Continue Reading FCC Chairman Pai Proposes New Regulatory Framework for Broadband ISPs, Seeks Comment on Net Neutrality Rules

In a consent decree adopted yesterday by the Federal Communications Commission, two telecommunications carriers — TerraCom, Inc., and YourTel America, Inc. — agreed to pay a $3.5 million civil penalty and adhere to a three-year compliance program to settle allegations that the carriers violated the federal Communications Act by failing to adequately protect “proprietary information” the carriers collected from consumers applying for federally subsidized phone service under the Lifeline program.  The consent decree reiterates the FCC’s interpretation of Sections 201 and 222 of the federal Communications Act — first articulated in a October 2014 decision proposing to fine TerraCom and YourTel $10 million — broadening telecommunications carriers’ privacy and data security obligations.  The consent decree also settles allegations that YourTel failed to de-enroll certain subscribers after being instructed to do so by the Universal Service Administrative Company, which administers Lifeline.
Continue Reading Carriers Agree to $3.5 Million FCC Fine For Alleged Privacy Violations

A federal judge in the Northern District of California recently certified his denial of AT&T’s Motion to Dismiss the Federal Trade Commission’s (FTC’s) complaint alleging that AT&T misled consumers by limiting its “unlimited” data plan for mobile customers. This means that AT&T will now be able to appeal that decision to the Ninth Circuit.
Continue Reading FTC’s Throttling Case Against AT&T to be Heard by Ninth Circuit

As we previously reported, in January AT&T filed a Motion to Dismiss the Federal Trade Commission’s (FTC’s) complaint alleging that AT&T engaged in unfair and deceptive conduct in violation of Section 5 of the FTC Act when it “throttled” mobile broadband subscribers who were “grandfathered” into the company’s unlimited mobile data plan.  AT&T moved

Following Mark Zuckerberg’s opening keynote at Mobile World Congress on Monday, Federal Communications Commission (“FCC”) Chairman Tom Wheeler took the stage yesterday.  As Wheeler’s first public appearance at an industry event since the FCC’s landmark vote last week to enforce net neutrality, the keynote was expected to be closely followed by global counterparts, and InsidePrivacy had a front-row seat from Barcelona.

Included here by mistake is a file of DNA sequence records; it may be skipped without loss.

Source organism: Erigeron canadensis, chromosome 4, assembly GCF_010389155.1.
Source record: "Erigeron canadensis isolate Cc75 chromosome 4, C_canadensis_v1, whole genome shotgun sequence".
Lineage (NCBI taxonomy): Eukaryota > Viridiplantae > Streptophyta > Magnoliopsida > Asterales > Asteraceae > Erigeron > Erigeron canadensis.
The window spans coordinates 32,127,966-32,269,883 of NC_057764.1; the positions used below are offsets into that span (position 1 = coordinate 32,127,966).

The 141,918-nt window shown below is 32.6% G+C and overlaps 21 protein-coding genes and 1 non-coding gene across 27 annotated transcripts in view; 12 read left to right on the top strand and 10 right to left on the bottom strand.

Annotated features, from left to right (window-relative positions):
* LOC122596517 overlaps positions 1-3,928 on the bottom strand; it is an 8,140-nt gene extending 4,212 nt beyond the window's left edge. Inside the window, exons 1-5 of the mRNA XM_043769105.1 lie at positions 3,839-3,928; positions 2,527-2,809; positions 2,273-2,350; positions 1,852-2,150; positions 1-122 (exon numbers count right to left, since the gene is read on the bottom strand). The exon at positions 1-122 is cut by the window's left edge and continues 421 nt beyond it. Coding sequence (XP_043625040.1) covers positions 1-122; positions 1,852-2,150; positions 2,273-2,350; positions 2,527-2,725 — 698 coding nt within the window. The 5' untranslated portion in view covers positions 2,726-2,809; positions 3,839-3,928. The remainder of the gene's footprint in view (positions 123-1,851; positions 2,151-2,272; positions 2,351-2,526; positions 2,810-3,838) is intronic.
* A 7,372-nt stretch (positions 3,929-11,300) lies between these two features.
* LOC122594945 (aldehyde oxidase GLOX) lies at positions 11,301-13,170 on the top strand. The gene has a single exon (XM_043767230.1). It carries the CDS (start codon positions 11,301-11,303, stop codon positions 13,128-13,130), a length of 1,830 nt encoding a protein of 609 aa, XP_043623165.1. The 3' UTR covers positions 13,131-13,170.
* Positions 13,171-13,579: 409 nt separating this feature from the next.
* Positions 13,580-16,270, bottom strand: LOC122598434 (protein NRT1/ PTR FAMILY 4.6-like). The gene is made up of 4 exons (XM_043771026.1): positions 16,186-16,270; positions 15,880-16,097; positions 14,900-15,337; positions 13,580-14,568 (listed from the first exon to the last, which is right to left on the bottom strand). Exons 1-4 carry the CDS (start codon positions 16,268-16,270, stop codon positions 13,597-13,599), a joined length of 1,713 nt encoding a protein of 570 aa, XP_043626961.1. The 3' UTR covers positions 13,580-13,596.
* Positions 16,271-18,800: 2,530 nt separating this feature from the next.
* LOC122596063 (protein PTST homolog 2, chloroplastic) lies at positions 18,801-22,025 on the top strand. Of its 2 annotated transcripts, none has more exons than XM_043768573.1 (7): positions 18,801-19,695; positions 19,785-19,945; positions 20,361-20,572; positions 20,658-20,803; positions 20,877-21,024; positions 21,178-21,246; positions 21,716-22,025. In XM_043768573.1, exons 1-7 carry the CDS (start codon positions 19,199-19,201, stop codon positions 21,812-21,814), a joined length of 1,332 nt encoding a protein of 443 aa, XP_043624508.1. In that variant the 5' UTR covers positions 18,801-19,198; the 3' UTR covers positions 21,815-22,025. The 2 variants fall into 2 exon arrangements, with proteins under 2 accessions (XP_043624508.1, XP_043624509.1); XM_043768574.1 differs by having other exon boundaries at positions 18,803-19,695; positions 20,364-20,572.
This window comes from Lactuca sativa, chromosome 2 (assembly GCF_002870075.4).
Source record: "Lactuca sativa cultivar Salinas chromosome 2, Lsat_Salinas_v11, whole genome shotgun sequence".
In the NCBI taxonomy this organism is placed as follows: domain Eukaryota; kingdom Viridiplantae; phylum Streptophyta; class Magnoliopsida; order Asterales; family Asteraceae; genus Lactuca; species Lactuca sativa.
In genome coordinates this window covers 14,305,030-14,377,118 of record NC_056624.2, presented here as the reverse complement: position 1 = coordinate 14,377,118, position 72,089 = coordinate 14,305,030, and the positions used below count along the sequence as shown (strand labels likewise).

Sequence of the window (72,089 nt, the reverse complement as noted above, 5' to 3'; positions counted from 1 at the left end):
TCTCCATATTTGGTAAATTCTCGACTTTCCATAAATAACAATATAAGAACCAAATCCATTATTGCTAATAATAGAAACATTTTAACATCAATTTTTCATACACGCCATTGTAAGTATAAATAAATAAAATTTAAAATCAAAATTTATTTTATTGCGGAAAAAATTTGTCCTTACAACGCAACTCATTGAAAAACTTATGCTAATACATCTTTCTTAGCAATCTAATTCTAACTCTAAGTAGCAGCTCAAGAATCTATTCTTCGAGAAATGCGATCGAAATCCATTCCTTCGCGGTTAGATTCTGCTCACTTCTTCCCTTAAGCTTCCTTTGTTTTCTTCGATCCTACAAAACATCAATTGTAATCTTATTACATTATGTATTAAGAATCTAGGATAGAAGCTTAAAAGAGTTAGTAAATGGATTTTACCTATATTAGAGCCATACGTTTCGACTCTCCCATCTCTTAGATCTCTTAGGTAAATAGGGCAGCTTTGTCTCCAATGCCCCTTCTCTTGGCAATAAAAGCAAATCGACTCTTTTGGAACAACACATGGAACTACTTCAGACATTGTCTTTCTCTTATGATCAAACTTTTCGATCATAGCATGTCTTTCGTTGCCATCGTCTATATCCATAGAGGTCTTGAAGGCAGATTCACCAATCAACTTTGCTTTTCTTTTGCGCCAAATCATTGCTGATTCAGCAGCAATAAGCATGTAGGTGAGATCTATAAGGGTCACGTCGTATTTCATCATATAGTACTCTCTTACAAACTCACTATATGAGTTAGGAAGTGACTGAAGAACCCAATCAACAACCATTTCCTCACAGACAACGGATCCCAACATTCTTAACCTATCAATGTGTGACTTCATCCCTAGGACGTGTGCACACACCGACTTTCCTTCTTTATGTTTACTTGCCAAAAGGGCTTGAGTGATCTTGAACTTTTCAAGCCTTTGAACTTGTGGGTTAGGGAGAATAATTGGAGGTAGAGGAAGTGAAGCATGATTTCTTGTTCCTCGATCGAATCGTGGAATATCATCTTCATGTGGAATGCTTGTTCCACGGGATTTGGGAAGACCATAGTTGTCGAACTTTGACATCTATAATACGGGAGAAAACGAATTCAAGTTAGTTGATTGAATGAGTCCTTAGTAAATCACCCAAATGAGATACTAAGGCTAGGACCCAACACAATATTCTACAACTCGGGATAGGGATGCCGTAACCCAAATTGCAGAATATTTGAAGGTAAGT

Wheeler’s conversation with Director General of the GSMA Anne Bouverot covered a range of topics, including net neutrality, spectrum auctions, and more widely, the role of regulation as it relates to investment and innovation.  Of primary interest, of course, was the topic of regulation as it pertains to Open Internet rules.  On this subject, Wheeler began by reframing the notion that last week’s 3-2 vote was a close one, stating, “We had 50% more votes than they did, is the way I look at it.”  This year’s Mobile World Congress, therefore, was a victory lap as some have termed it — or sales pitch — allowing Wheeler to explain and defend the FCC’s new net neutrality rules.
Continue Reading FCC Chairman Speaks at Industry Event for First Time Since Net Neutrality Vote

As we previously reported, in October 2014 the Federal Trade Commission (FTC) filed a complaint against AT&T in federal court alleging that AT&T’s “throttling” practices for mobile broadband subscribers who were “grandfathered” into the company’s unlimited mobile data plan were unfair and deceptive in violation of Section 5 of the FTC Act.  On Monday, AT&T filed a Motion to Dismiss this lawsuit on the basis that it is a common carrier subject to the Communications Act and thus exempt from Section 5 of the FTC Act.
Continue Reading AT&T Challenges FTC Jurisdiction Over Non-Common Carrier Activities of Common Carriers

Yesterday, the Federal Trade Commission (FTC) filed a complaint against AT&T alleging that the company misled consumers by limiting its “unlimited” data plan for mobile customers.

The FTC’s two-count complaint, which was filed in the U.S. District Court for the Northern District of California, alleges that AT&T violated Section 5 of the FTC Act, which prohibits “unfair or deceptive” trade practices, by imposing significant data speed restrictions on unlimited data plan customers and failing to disclose this practice to customers.Continue Reading FTC Says AT&T Fails to Deliver on ‘Unlimited’ Data Promises